Overcoming the Effect of Winter on Our Skin
As if the cold of winter isn’t bad enough, the change in season can also wreak havoc on our skin in the form of dull appearance, rough texture, dryness, redness, itchiness and, in severe cases, the formation of painful cracks and fissures. To combat Mother Nature’s assault, a mix of intense therapy and preventive techniques are required. But before we get into what to do, let’s understand why these changes occur.
On average, our skin loses approximately one pint of water each day through a process called trans-epidermal water loss (TEWL), whereby moisture is pulled from the surface of the skin into the environment. In winter, when there is less humidity in the air, TEWL increases significantly. This is the scenario that sets into motion all of the winter skin characteristics outlined earlier. The situation intensifies due to our tendency to take long, hot showers at this time of year and to wash our hands more often to avoid the germs that cause colds and flu. Doing so deteriorates the skin’s acid mantle, the protective film that kills bacteria and regulates moisture loss. Thus, our skin becomes even drier while being at an increased risk of infection.
But wait. It gets worse.
Because the skin is inadequately protected by the acid mantle and has far less moisture content than it requires, the skin doesn’t function properly. The skin’s natural exfoliation process – cellular turnover – slows down and dead cells begin to collect on the skin’s surface, giving it a dry, ashy appearance. As this dead skin layer thickens, the dermis layer begins to thin and slows down its production of new skin cells. The result is skin that is uncomfortable, unsightly and unable to properly heal itself.
To alleviate this cycle, the following steps are recommended:
- Begin by using a cool air humidifier in your home to keep humidity levels up. While it’s helpful to have one in each of the rooms you primarily use (as well as your office or workplace, if possible), at a minimum, use one in your bedroom.
- Limit the length of showers and use moderate water temperatures. Be sure to use body washes and cleansers that are formulated to be gentle on the skin. Bar soap should be avoided, as it strips the skin. (Glycerin soap is a good alternative.)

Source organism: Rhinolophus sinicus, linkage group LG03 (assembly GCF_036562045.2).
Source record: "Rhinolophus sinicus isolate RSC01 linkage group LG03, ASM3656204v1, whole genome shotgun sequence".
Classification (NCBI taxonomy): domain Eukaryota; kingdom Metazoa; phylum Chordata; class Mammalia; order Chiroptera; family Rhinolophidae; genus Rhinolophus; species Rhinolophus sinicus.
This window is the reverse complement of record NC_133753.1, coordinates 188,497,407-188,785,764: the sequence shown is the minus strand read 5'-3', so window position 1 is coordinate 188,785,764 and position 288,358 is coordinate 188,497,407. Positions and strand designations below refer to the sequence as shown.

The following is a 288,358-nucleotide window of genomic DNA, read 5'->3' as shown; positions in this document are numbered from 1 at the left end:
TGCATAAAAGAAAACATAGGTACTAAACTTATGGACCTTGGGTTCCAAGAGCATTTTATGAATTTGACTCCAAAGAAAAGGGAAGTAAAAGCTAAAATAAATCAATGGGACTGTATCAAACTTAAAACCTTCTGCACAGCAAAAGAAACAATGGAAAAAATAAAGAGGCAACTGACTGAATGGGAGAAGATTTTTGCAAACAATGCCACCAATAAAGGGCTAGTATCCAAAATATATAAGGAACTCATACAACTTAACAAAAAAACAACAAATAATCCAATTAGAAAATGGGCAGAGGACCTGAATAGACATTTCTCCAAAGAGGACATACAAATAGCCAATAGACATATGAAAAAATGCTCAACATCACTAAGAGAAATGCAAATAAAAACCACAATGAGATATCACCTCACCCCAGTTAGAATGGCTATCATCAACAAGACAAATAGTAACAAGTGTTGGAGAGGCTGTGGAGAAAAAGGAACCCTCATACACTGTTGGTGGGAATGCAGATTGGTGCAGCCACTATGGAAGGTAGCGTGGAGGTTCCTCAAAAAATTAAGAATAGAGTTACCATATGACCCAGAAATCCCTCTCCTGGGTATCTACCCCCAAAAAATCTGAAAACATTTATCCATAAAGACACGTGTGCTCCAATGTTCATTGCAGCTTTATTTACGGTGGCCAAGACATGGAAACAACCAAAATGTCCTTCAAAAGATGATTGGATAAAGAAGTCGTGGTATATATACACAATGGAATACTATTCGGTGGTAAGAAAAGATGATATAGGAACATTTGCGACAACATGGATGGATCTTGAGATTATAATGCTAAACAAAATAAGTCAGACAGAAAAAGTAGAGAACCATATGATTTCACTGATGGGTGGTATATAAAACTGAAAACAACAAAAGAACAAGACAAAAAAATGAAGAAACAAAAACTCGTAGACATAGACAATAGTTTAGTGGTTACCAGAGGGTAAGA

- Limit your use of hand sanitizers and, if you must use them, avoid those that include alcohol.
- Use body lotions and moisturizers that are rich in humectants and be sure to apply throughout the day. Again, these products won’t add moisture to the skin. Instead, they will prevent the evaporation of moisture. Two great products to try are Night Moisturizer (use during day or night on dry skin) and Hand & Body Lotion, both of which are formulated with a base of organic, pharmaceutical-grade aloe vera to penetrate the skin and promote healing.
- Exfoliate regularly using a product that is safe for the skin. (Tip: avoid scrubs that include granules and other harsh substances.) Doing so not only prevents the buildup of dead skin cells and stimulates cellular turnover, it also allows moisturizers to be more effective. Consider AloeGlyC®, which has a pH level near that of a doctor’s office chemical peel but formulated with a base of aloe vera to minimize redness and inflammation.
- Even though the sun shows its face less during colder months, the daily application of sunscreen remains necessary. Outdoor enthusiasts must be particularly careful as the sun’s reflection off snow water creates a more powerful exposure.
- Make the use of lip balm a daily habit. Lips are more prone to moisture evaporation than the rest of our skin and, thus, they tend to be among the first areas of skin to dry out.
To learn more about winter skin issues and how to treat them, click here to read an article from Lexli founder and lead formulator, Dr. Ahmed Abdullah, featured in the October 2011 issue of Skin Inc. magazine.